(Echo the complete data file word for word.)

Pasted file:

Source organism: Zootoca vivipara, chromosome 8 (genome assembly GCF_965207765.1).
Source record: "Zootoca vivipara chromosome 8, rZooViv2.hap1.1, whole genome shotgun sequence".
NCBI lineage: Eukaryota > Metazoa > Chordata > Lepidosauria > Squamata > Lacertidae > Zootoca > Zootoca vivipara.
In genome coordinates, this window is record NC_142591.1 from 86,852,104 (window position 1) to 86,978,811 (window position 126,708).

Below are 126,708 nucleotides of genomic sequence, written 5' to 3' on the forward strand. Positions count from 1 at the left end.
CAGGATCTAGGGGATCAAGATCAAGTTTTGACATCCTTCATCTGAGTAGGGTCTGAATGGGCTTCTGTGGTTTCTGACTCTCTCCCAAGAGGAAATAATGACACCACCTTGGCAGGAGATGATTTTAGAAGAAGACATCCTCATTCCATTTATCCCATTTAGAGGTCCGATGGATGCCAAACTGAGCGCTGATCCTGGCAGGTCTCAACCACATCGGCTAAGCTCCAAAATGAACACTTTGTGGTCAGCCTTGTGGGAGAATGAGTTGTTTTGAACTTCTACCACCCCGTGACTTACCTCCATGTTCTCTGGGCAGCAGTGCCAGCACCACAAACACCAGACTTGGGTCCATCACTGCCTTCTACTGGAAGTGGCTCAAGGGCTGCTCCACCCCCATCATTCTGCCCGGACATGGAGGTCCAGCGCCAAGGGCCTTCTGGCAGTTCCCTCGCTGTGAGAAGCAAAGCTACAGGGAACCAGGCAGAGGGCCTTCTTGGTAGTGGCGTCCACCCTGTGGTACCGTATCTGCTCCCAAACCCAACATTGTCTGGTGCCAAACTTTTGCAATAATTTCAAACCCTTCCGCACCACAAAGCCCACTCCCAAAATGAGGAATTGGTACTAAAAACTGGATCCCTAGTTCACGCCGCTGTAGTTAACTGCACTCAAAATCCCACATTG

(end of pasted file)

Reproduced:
Source organism: Zootoca vivipara, chromosome 8 (genome assembly GCF_965207765.1).
Source record: "Zootoca vivipara chromosome 8, rZooViv2.hap1.1, whole genome shotgun sequence".
NCBI lineage: Eukaryota > Metazoa > Chordata > Lepidosauria > Squamata > Lacertidae > Zootoca > Zootoca vivipara.
In genome coordinates, this window is record NC_142591.1 from 86,852,104 (window position 1) to 86,978,811 (window position 126,708).

Below are 126,708 nucleotides of genomic sequence, written 5' to 3' on the forward strand. Positions count from 1 at the left end.
CAGGATCTAGGGGATCAAGATCAAGTTTTGACATCCTTCATCTGAGTAGGGTCTGAATGGGCTTCTGTGGTTTCTGACTCTCTCCCAAGAGGAAATAATGACACCACCTTGGCAGGAGATGATTTTAGAAGAAGACATCCTCATTCCATTTATCCCATTTAGAGGTCCGATGGATGCCAAACTGAGCGCTGATCCTGGCAGGTCTCAACCACATCGGCTAAGCTCCAAAATGAACACTTTGTGGTCAGCCTTGTGGGAGAATGAGTTGTTTTGAACTTCTACCACCCCGTGACTTACCTCCATGTTCTCTGGGCAGCAGTGCCAGCACCACAAACACCAGACTTGGGTCCATCACTGCCTTCTACTGGAAGTGGCTCAAGGGCTGCTCCACCCCCATCATTCTGCCCGGACATGGAGGTCCAGCGCCAAGGGCCTTCTGGCAGTTCCCTCGCTGTGAGAAGCAAAGCTACAGGGAACCAGGCAGAGGGCCTTCTTGGTAGTGGCGTCCACCCTGTGGTACCGTATCTGCTCCCAAACCCAACATTGTCTGGTGCCAAACTTTTGCAATAATTTCAAACCCTTCCGCACCACAAAGCCCACTCCCAAAATGAGGAATTGGTACTAAAAACTGGATCCCTAGTTCACGCCGCTGTAGTTAACTGCACTCAAAATCCCACATTG